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Five Ways to Help Your Sales Reps Do Their Jobs

By Bridget McCrea

Sales managers like to think of themselves as the ultimate facilitators when it comes to closing the sale. Working with teams of reps, these experienced professionals provide the guidance, support, and intervention necessary to achieve monthly quotas and keep customers coming back for more. Sometimes, however, even well meaning sales managers can stand in the way of the reps’ success. When the latter lacks the necessary (or, the correct) branding, differentiation, or sales tools, for example, sales can quickly derail as customers seek out other supply sources.

“The problem is that many sales managers were formerly very good sales reps, but reps don’t always make the best managers,” says Barrett Riddleberger, CEO at xPotential Selling in Greensboro, N.C. “They can’ t necessary translate their own success and serve as effective sales coaches for others.”

A great coach, for example, breaks down the plays in a way that others can understand. In terms of branding and market differentiation, equipping reps with the branding information and tools that they need to make an impact in the marketplace should be a top priority for sales managers. Here are five strategies that your distributorship can start using today to overcome this challenge:

  1. Make sure your sales managers “share” their magic. Michael Jordan was a terrific basketball player, says Riddleberger, but that didn’t mean he was a great coach. If your own managers don’t understand this, then maybe it’s time for a few training sessions – or a replacement manager. “Coaching is the ability to break things down so that the concepts make sense to others; if your sales managers aren’t doing that, then you’ve found the root of your problem,” says Riddleberger. “Successful sales managers replicate success across the entire sales organization and every salesperson. They don’t hold the magic. They share it.”
  2. Teach reps how to dig deeper into their accounts. One of the best ways to build relationships with customers is by going beyond the solo buyer and forming alliances across the entire account. That way, when your rep’s favorite buyer exits for another job or opportunity, he or she can put more emphasis on the other bonds that have already formed. “Show reps the value of multidimensional relationship building,” says Riddleberger, who views weekly sales meetings as a good time to review this philosophy and teach reps how to adopt it.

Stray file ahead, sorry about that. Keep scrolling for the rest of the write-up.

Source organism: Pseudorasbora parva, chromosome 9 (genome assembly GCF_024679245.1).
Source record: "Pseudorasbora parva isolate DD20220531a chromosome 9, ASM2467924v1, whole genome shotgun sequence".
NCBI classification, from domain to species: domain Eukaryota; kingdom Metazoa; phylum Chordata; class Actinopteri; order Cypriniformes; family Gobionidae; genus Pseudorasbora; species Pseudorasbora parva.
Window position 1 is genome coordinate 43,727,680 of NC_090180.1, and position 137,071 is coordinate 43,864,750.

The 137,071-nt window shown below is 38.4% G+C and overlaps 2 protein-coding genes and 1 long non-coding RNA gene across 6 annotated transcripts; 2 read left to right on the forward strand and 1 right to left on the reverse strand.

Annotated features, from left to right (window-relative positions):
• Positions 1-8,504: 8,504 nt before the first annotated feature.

3. Create conversations around business – not just price and product. With economic issues and a plethora of buying options continuing to impact the selling environment for distributors, now is a good time to get your reps talking more about your business and less about pricing and products. When talking to customers, have them ask meaningful questions like:  Where you going with your business? Where’s the market going? Where are your customers going? What are their demands looking like? “When reps ask these questions, clients will view them less as product pitchmen and more as valued and trusted business advisors,” says Riddleberger, “who truly have their thumbs on the pulse of what’s going on in their companies.
  4. Show reps how to articulate business value and company mission. Having meaningful conversations with customers can help reps quickly identify key pain points and come up with ways to address those issues. An electrical contractor who has been experiencing job delays due to chronically late orders, for example, could be a good candidate for a jobsite-based, vendor-managed inventory program. “Teach your reps how to ferret out those pain points and to come up with solutions that help customers work more efficiently,” says Ben Katt, co-author of When Buyers Say No: Essential Strategies for Keeping a Sale Moving Forward. One of the biggest skills in selling is the ability to ask questions. It’s the sales manager’s responsibility to discover the very best ways of asking those tough questions and getting end users to reveal their pain points.”
  5. Focus less on quotas and more on sales activities. Conversations between sales managers and reps should mimic those that take place between coaches and players, says Riddleberger. Unfortunately, most of those interactions center on meeting sales numbers and quotas – an approach that does very little to help reps sells solutions, outcomes, and business value. “The most important discussions should center on the activities that the rep is engaged in and the quality of those individual activities,” he advises. “Rather than talking about outcomes, discuss the processes that lead to those outcomes.” A rep that’s struggling during his or her interactions with senior-level executives on the customer side, for example, should practice by listing out key questions and then rehearsing those queries with a sales manager. “Don’t just tell your reps to get out there and ask the right questions,” says Riddleberger, “go over the questions, rehearse them, and make sure your reps have plenty of practice asking those meaningful queries.”

McCrea is a Florida-based writer who covers business, industrial, and educational topics for a variety of magazines and journals. You can reach her at bridgetmc@earthlink.net or visit her website at www.expertghostwriter.net.

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